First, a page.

Liver for Dinner & Raspberry Pie: An Interview with My Mother

For all the times that my mother and I have stood hip-to-hip slicing apples for sauce, stirring soups, and making big batches of chocolate chip cookies, I don't know that we've ever really talked about cooking. She grew up in the 50's and 60's, when convenience foods like canned beans and Spaghetti-O's were coming into popularity and the role of women in the kitchen was starting to look very different. I was sure she'd have some interesting stories to share with us for Family History Week; I only needed to ask.

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Describe your mother in the kitchen. Did she like being there? Was she relaxed? Hurried?

I remember her in the kitchen most of the time. There were four of us kids, after all! A lot of my associations with my mom are with her cooking. I especially remember her making homemade bread. She didn't do it all the time, but sometimes we'd come home from school and she'd have the bread rising in front of the heater. We'd smell it when we walked in. Always white bread. And it was always a big deal when she made it.

Do you think she liked cooking?

I think she got really tired of doing it. Maybe she liked it at the beginning of her marriage and for the first few kids, but I think she got tired later on.

We were 50's babies, born right after the war, and that was the era where all these packaged cake mixes started coming out along with canned vegetables. That was a big deal. My mom grew up hand-canning everything: beans, peaches, tomatoes, everything. They had a summer kitchen, a covered outdoor kitchen with a stove, just to can and bake during the hot summer months. So all these packaged things were like a miracle. Mom and every housewife in the country was cooking with them.

She was a good cook, though. She was a creative cook. She'd do stuff without recipes. I think my skill at doing that came from her.

What was your favorite dish growing up?

Macaroni and cheese from scratch. And Chef Boyardee's spaghetti-os, the one with those little round noodles. That was a big deal out of the can. But for mac and cheese, Mom never bought the packaged stuff: she always made it from scratch.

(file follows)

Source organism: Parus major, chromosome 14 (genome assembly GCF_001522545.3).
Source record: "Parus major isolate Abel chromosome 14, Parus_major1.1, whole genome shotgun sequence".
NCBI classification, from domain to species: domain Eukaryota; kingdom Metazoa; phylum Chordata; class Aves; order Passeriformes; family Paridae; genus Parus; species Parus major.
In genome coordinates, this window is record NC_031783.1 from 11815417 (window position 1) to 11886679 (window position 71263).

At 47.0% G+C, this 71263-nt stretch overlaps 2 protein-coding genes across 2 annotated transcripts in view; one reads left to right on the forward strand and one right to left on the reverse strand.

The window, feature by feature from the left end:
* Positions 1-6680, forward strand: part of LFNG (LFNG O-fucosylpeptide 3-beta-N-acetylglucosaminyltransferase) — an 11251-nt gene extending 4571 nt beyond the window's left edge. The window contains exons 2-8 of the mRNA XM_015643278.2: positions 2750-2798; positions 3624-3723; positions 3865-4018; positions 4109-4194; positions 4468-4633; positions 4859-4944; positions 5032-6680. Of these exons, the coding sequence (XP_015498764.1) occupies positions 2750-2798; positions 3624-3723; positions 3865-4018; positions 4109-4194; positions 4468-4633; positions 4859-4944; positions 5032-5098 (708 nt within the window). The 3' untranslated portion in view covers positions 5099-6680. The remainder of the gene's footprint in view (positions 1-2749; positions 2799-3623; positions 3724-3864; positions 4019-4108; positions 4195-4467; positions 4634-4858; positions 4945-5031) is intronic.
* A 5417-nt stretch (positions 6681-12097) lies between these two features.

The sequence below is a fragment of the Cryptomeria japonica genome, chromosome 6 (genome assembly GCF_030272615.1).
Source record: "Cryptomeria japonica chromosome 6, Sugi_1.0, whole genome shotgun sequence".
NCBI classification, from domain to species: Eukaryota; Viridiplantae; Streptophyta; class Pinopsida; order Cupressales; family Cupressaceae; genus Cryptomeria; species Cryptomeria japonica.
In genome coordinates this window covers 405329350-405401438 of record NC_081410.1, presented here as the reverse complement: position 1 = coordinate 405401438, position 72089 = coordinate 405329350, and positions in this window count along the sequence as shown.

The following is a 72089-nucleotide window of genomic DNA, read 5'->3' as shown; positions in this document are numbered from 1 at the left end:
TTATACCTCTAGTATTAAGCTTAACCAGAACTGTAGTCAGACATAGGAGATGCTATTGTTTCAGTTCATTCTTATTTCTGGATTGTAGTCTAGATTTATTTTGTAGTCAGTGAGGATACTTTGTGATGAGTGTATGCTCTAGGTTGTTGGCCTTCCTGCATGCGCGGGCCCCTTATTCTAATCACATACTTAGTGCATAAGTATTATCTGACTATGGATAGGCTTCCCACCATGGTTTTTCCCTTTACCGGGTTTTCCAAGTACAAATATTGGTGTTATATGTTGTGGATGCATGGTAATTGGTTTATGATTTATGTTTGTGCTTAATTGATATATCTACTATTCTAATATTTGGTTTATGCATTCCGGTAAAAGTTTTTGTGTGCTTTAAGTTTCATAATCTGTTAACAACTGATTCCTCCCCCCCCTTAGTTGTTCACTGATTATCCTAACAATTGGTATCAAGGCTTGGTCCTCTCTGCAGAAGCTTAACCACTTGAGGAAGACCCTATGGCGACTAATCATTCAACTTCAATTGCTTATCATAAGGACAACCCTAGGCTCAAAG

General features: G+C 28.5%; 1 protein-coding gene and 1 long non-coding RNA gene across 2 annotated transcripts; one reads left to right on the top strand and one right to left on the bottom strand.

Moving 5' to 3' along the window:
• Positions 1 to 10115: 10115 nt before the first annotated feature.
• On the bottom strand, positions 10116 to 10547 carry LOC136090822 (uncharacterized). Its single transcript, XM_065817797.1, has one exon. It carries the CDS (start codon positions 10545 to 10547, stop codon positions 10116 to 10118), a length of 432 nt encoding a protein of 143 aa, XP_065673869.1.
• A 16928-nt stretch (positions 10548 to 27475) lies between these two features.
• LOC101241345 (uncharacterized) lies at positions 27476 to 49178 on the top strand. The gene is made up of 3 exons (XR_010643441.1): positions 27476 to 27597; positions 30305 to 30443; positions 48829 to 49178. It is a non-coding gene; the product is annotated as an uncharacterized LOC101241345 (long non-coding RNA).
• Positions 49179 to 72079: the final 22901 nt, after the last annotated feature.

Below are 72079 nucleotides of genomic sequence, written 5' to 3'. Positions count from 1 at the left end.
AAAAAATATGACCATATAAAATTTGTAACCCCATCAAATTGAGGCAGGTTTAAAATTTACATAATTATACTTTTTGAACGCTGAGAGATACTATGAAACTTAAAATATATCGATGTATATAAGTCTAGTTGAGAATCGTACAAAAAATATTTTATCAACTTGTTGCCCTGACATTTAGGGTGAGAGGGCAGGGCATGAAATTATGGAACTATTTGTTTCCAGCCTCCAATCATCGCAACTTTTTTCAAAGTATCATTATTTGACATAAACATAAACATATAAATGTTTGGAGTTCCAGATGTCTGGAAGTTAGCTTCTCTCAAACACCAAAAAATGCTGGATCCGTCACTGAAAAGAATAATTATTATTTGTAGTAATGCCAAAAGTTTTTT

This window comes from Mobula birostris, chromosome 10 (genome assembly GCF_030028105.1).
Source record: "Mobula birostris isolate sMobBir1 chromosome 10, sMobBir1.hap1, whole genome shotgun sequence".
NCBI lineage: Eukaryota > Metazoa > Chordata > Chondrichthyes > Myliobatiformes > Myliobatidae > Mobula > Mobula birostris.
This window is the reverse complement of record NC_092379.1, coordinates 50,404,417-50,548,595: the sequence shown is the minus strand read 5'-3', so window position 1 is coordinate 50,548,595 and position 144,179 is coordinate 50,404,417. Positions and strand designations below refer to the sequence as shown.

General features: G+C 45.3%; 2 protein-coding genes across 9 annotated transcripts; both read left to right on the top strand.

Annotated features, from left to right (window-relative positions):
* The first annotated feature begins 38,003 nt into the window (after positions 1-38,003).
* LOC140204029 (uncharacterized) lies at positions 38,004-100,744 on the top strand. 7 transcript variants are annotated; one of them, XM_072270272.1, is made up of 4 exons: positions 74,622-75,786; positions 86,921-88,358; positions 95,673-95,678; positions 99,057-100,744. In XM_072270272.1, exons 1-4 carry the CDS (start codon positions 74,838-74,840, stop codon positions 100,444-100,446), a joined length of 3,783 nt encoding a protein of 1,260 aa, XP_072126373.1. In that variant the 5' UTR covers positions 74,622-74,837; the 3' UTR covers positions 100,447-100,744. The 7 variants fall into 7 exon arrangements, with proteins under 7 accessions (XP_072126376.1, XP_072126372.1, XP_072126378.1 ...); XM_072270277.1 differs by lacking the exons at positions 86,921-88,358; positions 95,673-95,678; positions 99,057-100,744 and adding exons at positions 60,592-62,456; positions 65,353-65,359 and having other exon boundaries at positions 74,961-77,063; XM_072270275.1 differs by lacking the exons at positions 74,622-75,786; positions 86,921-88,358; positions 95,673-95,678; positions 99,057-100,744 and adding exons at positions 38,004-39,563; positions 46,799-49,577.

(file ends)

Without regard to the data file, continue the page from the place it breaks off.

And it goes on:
I can also tell you that one of my not favorite foods was liver. This was universal to all the kids in our family. Someone told Mom that we should have liver once a week, but we couldn't stand it. She sautéed it in a pan with butter and onions. Dad loved liver and onions, but for us kids, the only way we would eat it was between two sweet pickles. Our pickle-liver sandwich...It was awful. I have not eaten liver since I was a child.

Was there a special dish that you had for celebrations or holidays?

There were some years where my dad had a garden at Dr. Chapel's house and grew raspberries. It was probably two miles to walk up there to pick those raspberries, and then the big thing was to make raspberry pie. You make pie crust—which Grandma was a master at making, of course. You'd bake the crust first, cool it, and then fill it with straight berries. Then you take some more berries and make a sauce with sugar and cornstarch. Pour this over all the raspberries and then cool it in the fridge. It sets up like gelatin and you can cut a piece of pie from it. We'd have whipped cream on it. That was so good.

What were meals like in your house growing up?

Chaotic. All six of us at the table at once. All crowded in a little tiny eating space. It was not a formal thing. We talked and laughed. We were always all there together.

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How did you learn to cook?

Mom didn't teach us to cook. Sometimes we had jobs to do, but she didn't really formally teach us. She wanted us girls to know that there were more important things to do than just cooking and cleaning.

I learned how to cook when I had my first apartment in college, when I was a junior. I had no idea how to cook anything. So I called my mom up and she told me how to do it.

What's the first thing you remember cooking?

Probably chicken and rice. But those days you got canned chicken. Already cooked, canned chickens. Canning was big then, remember! That was the convenience food. People didn't go out to eat very often.

And the second thing I learned how to make was Shit on a Shingle. That was dried beef in a creamy white sauce on a piece of toast. I think that came from the army. My roommate and I made that a lot in college.

What's your favorite thing to cook now?

I really prefer to bake more than cook. Cookies! In the whole world, I love cookies the most. I think I have had every cookie book there ever was. I'm serious! If there was one in the grocery store, I would get it. Christmas? Oh my god, I had to make them all.

What are your favorite cookbooks?

Someone (probably my mother!) gave me the Joy of Cooking at our wedding. And I've used that ever since. That and the Good Housekeeping book: the red and white-checked book. I've had both of those since I was married. I pretty much cooked out of those two cookbooks.

Thanks, Mom! You're the best! (And I love your cookies, too.)

What are your memories of family meals while growing up?

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Related: Family History: How to Document Recipes That Aren't Written Down

(Image: Emma Christensen)

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